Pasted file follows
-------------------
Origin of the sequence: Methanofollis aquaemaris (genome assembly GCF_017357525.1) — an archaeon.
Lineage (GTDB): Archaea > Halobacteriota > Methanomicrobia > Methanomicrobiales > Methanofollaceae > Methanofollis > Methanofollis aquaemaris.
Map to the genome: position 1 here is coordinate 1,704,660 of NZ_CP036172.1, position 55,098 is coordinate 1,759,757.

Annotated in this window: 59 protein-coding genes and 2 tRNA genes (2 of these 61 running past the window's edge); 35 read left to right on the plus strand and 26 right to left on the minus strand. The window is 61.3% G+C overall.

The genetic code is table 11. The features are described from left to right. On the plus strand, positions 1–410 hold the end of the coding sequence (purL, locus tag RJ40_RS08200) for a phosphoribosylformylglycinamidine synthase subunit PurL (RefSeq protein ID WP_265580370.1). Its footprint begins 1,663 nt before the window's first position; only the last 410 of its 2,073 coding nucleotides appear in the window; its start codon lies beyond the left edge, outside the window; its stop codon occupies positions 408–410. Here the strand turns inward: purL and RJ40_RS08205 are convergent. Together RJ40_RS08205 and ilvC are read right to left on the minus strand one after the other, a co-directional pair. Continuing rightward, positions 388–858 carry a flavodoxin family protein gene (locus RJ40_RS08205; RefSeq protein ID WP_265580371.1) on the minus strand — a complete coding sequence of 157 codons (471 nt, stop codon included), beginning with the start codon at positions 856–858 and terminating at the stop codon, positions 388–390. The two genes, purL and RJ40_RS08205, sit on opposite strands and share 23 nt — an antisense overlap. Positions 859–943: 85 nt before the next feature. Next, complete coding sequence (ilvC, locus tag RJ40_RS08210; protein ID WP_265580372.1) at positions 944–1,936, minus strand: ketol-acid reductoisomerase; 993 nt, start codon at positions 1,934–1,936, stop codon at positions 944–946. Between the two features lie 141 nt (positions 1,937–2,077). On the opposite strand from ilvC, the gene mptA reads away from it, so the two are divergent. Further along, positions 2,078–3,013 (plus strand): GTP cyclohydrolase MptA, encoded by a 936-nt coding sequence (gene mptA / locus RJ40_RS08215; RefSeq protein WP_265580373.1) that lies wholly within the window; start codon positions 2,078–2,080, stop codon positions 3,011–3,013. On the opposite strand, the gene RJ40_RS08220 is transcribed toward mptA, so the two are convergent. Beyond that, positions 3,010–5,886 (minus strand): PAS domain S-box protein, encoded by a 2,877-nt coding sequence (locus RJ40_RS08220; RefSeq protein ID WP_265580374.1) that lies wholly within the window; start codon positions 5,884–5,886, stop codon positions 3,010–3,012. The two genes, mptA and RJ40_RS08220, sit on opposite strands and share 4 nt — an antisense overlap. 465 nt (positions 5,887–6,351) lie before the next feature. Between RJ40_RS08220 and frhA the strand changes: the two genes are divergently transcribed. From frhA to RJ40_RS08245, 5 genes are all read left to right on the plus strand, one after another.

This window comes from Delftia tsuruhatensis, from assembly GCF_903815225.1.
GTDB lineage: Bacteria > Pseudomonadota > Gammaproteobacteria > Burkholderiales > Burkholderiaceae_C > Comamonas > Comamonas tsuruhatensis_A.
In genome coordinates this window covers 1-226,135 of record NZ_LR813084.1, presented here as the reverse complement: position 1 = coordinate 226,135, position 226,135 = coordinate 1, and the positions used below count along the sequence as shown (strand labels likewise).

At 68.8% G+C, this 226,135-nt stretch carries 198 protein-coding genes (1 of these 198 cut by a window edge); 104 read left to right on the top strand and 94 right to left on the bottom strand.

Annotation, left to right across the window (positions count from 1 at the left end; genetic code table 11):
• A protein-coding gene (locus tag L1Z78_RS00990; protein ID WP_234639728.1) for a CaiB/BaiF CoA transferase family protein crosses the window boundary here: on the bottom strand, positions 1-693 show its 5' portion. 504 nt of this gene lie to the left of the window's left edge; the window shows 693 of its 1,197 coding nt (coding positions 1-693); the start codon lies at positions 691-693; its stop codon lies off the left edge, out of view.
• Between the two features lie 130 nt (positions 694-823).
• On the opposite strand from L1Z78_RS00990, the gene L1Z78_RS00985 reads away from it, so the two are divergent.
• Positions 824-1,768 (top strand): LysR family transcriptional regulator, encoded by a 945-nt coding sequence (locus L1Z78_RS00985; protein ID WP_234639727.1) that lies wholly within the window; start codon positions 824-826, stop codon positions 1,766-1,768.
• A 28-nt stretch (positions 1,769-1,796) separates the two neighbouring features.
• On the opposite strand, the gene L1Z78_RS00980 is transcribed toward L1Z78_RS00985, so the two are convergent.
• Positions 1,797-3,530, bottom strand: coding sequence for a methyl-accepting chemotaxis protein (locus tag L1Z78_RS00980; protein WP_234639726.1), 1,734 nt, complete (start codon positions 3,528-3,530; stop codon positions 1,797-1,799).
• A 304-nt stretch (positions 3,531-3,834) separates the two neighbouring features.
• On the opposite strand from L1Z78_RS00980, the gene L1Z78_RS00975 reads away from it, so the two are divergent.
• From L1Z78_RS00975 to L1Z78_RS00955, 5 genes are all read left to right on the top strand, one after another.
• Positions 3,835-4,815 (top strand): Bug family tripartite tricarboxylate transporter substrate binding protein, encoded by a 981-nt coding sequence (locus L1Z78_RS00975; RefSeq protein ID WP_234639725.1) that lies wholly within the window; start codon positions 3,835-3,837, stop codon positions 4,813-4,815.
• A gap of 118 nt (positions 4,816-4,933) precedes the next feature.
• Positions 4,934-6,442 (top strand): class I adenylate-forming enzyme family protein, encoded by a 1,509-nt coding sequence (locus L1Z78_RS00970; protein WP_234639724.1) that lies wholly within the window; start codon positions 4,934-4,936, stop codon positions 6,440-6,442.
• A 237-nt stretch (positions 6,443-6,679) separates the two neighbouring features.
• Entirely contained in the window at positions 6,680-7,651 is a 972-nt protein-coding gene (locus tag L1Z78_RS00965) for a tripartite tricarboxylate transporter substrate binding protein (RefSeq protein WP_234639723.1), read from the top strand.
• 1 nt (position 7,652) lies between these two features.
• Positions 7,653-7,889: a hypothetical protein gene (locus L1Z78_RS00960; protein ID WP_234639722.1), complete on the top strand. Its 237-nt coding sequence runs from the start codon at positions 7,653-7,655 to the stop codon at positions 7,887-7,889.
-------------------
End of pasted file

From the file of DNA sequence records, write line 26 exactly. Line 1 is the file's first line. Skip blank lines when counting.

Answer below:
• 1 nt (position 7,652) lies between these two features.